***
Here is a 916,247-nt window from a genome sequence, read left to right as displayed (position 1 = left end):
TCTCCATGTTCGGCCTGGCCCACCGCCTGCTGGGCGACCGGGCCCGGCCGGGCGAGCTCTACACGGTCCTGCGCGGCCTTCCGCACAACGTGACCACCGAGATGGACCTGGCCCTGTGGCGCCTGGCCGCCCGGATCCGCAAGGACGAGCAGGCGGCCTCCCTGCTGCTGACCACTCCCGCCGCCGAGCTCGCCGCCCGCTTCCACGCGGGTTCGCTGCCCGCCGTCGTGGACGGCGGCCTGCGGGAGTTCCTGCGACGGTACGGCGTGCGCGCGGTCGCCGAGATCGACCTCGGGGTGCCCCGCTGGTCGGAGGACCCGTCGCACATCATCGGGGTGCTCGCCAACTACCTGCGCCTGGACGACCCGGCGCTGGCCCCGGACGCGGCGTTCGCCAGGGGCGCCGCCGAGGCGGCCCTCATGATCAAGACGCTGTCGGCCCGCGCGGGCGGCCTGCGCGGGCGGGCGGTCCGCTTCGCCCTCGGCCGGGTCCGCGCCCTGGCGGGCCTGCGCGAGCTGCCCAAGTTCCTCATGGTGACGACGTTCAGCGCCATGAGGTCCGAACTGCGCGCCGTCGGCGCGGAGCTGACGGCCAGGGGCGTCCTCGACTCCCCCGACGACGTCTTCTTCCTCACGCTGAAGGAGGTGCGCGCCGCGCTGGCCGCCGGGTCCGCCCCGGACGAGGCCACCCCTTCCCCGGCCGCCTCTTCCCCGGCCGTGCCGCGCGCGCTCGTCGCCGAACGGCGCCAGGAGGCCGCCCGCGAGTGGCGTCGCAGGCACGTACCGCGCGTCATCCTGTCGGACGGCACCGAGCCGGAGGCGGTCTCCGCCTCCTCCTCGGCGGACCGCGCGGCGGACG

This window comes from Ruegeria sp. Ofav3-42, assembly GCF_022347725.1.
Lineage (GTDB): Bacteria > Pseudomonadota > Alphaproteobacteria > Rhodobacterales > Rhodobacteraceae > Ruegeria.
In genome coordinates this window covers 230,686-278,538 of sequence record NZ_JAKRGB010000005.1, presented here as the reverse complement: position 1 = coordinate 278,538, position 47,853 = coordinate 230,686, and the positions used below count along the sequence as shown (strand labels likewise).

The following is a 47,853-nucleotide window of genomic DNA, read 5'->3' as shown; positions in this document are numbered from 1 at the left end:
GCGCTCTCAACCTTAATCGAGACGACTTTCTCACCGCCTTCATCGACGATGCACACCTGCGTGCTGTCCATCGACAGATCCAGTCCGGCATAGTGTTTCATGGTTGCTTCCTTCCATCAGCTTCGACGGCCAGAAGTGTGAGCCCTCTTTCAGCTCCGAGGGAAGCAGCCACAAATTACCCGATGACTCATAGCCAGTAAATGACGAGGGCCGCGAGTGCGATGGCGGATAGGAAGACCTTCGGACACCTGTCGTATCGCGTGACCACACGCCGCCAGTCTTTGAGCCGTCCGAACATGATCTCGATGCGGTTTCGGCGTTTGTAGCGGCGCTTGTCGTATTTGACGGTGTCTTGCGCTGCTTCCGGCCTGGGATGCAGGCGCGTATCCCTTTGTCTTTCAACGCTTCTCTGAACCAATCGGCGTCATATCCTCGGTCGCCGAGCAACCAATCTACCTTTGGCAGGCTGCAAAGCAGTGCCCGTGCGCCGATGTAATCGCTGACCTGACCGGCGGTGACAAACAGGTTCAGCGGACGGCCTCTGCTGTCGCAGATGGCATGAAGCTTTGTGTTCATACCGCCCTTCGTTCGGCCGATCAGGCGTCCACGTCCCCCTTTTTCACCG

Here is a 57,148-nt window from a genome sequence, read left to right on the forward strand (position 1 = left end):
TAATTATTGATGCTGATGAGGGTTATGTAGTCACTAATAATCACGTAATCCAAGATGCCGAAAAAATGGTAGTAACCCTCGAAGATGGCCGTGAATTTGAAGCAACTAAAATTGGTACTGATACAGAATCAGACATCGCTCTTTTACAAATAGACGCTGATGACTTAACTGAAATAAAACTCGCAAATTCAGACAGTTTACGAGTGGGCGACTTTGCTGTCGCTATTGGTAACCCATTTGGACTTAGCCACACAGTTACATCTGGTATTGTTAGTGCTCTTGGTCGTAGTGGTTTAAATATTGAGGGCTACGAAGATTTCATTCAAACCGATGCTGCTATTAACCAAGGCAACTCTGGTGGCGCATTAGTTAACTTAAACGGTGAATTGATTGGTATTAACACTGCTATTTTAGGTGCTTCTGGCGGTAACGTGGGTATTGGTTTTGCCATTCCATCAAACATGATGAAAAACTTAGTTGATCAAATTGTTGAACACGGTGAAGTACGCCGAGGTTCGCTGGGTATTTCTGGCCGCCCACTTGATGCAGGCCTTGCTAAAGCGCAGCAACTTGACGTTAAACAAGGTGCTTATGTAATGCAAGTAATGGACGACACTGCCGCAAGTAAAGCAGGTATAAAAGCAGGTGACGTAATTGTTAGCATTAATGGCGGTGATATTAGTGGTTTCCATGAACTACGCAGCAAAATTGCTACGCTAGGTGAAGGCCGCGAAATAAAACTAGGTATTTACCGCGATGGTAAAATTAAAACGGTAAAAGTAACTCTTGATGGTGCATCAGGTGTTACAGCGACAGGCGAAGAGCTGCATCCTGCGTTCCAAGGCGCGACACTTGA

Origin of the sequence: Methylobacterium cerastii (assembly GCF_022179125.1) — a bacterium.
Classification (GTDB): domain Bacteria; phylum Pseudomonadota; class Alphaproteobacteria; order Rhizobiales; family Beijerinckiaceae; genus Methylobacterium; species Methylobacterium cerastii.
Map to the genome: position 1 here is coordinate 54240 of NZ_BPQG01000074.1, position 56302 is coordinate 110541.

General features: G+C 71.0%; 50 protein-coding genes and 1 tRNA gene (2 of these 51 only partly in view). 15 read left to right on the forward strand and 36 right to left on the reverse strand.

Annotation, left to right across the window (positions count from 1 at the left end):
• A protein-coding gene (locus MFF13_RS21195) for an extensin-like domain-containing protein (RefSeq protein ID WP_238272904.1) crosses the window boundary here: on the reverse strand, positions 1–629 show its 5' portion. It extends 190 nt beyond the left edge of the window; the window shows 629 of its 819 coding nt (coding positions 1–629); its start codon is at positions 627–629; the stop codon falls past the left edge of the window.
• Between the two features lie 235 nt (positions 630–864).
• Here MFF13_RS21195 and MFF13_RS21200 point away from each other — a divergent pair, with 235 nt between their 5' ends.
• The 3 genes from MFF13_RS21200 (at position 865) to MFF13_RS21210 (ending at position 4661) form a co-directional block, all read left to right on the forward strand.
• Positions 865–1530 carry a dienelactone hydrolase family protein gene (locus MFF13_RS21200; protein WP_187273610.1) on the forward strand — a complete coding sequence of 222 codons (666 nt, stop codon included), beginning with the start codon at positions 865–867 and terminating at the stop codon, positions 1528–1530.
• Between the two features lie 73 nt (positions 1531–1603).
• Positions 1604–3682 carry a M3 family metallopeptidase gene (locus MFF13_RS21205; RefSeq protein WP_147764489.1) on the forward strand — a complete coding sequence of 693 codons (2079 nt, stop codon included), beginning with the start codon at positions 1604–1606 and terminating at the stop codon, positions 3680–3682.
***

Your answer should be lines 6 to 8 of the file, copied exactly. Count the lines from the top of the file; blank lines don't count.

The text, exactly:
The following is a 47,853-nucleotide window of genomic DNA, read 5'->3' as shown; positions in this document are numbered from 1 at the left end:
GCGCTCTCAACCTTAATCGAGACGACTTTCTCACCGCCTTCATCGACGATGCACACCTGCGTGCTGTCCATCGACAGATCCAGTCCGGCATAGTGTTTCATGGTTGCTTCCTTCCATCAGCTTCGACGGCCAGAAGTGTGAGCCCTCTTTCAGCTCCGAGGGAAGCAGCCACAAATTACCCGATGACTCATAGCCAGTAAATGACGAGGGCCGCGAGTGCGATGGCGGATAGGAAGACCTTCGGACACCTGTCGTATCGCGTGACCACACGCCGCCAGTCTTTGAGCCGTCCGAACATGATCTCGATGCGGTTTCGGCGTTTGTAGCGGCGCTTGTCGTATTTGACGGTGTCTTGCGCTGCTTCCGGCCTGGGATGCAGGCGCGTATCCCTTTGTCTTTCAACGCTTCTCTGAACCAATCGGCGTCATATCCTCGGTCGCCGAGCAACCAATCTACCTTTGGCAGGCTGCAAAGCAGTGCCCGTGCGCCGATGTAATCGCTGACCTGACCGGCGGTGACAAACAGGTTCAGCGGACGGCCTCTGCTGTCGCAGATGGCATGAAGCTTTGTGTTCATACCGCCCTTCGTTCGGCCGATCAGGCGTCCACGTCCCCCTTTTTCACCG

Here is a 57,148-nt window from a genome sequence, read left to right on the forward strand (position 1 = left end):